I have more buildings for the Soyokaze town area as well, so more space might be a good things for that as well. Food for thought for sure. I would love to have a little more space especially if it's only a shelf layout sized strip that extends the layout a bit. I already have some of the pieces I'd need to make this happen. I just need to look over the space to see if it would be a viable option. We're already looking at door additions to weatherize the space, so maybe closing off one of the doors would be a great thing.
Comments welcome, as always.
Posted by malcoJOJO at 11:47 AM No comments:
Labels: layout, n scale, n-rail, n-scale, nscale, planning, railroad, shizuka, soyokaze, train, tram, trolley, unitram
Friday, December 6, 2013
Submarine Dock phase one
I'm making an effort to add some fun and interesting detail elements into my layout space. I love how my old Harbor scene turned out on my mini-layout, so that's becoming a major feature of my new layout with additional buildings, boats and rail service added.
I saw an opportunity to add something else as well - a submarine dock! :) I love submarines and thought that I'd make use of some sub gashpon toys I had picked up.
I was lucky enough to snag several submarines ( some of which are already making a show on the layout ) and the submarine launch which is the back of a ship. So, I thought that I could build a building around the center piece of the launch and add it to the harbor area. This was also another great chance to try my hand at some styrene building construction.
I started out by thinking through what the building needed and how the design was going to work with the existing launch parts. Later I'd revise some of the plans for rounds two and three, but it was a great start. I wanted to keep it simple. I'm not a super-modeler and I wanted to continue my minor success record! :)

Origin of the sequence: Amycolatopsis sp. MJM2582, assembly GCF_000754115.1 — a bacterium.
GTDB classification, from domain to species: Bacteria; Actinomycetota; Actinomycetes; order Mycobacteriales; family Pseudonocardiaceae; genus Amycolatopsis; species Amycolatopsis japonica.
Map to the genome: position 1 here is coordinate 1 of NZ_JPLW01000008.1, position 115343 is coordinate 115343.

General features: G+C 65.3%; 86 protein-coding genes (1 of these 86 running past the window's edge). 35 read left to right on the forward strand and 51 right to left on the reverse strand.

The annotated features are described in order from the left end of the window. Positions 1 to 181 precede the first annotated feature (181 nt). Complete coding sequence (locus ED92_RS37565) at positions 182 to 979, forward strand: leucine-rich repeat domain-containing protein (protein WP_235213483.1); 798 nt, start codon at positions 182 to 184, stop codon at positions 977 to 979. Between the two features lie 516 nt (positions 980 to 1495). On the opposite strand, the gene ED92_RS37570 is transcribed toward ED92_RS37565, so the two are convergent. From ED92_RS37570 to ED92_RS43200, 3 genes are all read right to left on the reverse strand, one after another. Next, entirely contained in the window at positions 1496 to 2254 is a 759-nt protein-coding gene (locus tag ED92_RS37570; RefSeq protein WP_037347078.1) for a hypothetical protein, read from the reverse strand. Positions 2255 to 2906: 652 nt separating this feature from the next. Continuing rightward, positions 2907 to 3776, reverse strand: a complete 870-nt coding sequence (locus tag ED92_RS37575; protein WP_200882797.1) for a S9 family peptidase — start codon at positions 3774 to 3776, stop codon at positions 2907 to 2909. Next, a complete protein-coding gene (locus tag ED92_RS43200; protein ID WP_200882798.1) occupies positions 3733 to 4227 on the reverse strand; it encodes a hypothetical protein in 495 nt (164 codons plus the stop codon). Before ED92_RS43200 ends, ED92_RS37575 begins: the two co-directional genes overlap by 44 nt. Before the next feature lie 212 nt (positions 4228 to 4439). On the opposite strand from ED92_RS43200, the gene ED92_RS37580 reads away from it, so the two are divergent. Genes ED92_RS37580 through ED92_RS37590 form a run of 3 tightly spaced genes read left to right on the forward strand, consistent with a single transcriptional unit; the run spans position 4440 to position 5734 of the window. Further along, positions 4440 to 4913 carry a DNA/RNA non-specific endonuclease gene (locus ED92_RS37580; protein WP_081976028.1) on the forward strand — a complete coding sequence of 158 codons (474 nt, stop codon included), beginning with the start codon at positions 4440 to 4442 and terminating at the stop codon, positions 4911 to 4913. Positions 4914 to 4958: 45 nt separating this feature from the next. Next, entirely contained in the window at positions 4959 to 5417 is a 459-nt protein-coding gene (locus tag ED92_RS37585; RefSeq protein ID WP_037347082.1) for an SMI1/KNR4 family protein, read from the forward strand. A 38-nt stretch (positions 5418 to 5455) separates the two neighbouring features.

As you can see, what I have going is really just a simple box with doors and details here and there. The details are what I'm hoping will take this from being fine to kinda cool. I want to snag some EZ Line and do some wire work and ad some other details to make this building pop. I've started by adding some walkways and the like for realism.
|The great thing about working at the table inside after the kids are in bed - access to weights and items to lean up against when the glue is drying! :) ( Whiskey is present again on the left. The key: SMALL amounts! )|
I've taken to keeping anything and everything that gets broken, gutted, chipped, or otherwise altered to use for the hobby. This has come in handy time and time again. KEEP ALL SMALL BITS somewhere. Stick them away - you can always use them.
I plan on adding this cannibalized, gray part to the rooftop as a sort of gangway.
I took the current build down to my layout and checked spacing and the like after the base was glued in place. Overall, the fit was right and worked as planned. However, the "real world" weight of the launch got me to thinking about trying to make this look like it might actually be able to work.
The weight of the crane and sub needs a little more behind it than a small building, so I'm going to add some additional structure areas to the front of this piece. Large pylons might sink into the ground. Maybe some additional building structures out in front to make it look like there is some groundwork in place to support the weight of everything. Something. I think this will help me to buy into this little fantasy I'm building. :)
|Background buildings help sell the scene. I need to re-work some of the way the buildings are set, but that's later.|
|I'll be adding railings and safety barriers here and there as detail elements.|
Now...to cut windows without crushing the whole thing. :) My original idea was to fake the window with a real world photo of a warehouse looking spot Photoshopped up for depth and the like, but I have not tried it as of yet. The size of N allows for some slush, but I'm not sure I can sell a 2D window as a real 3D opening. We'll see.
I'm also going to slip in some other 2D elements at the large, rear opening door to make it look like things are actually inside without actually placing items inside. It worked well for my fish building.
More photos to follow. I hope to get more work in on this this weekend.
Posted by malcoJOJO at 10:57 AM 4 comments:
Labels: building, diorama, kitbash, layout, model railroad, n scale, n-rail, n-scale, nscale, project, railroad, soyokaze, submarine, water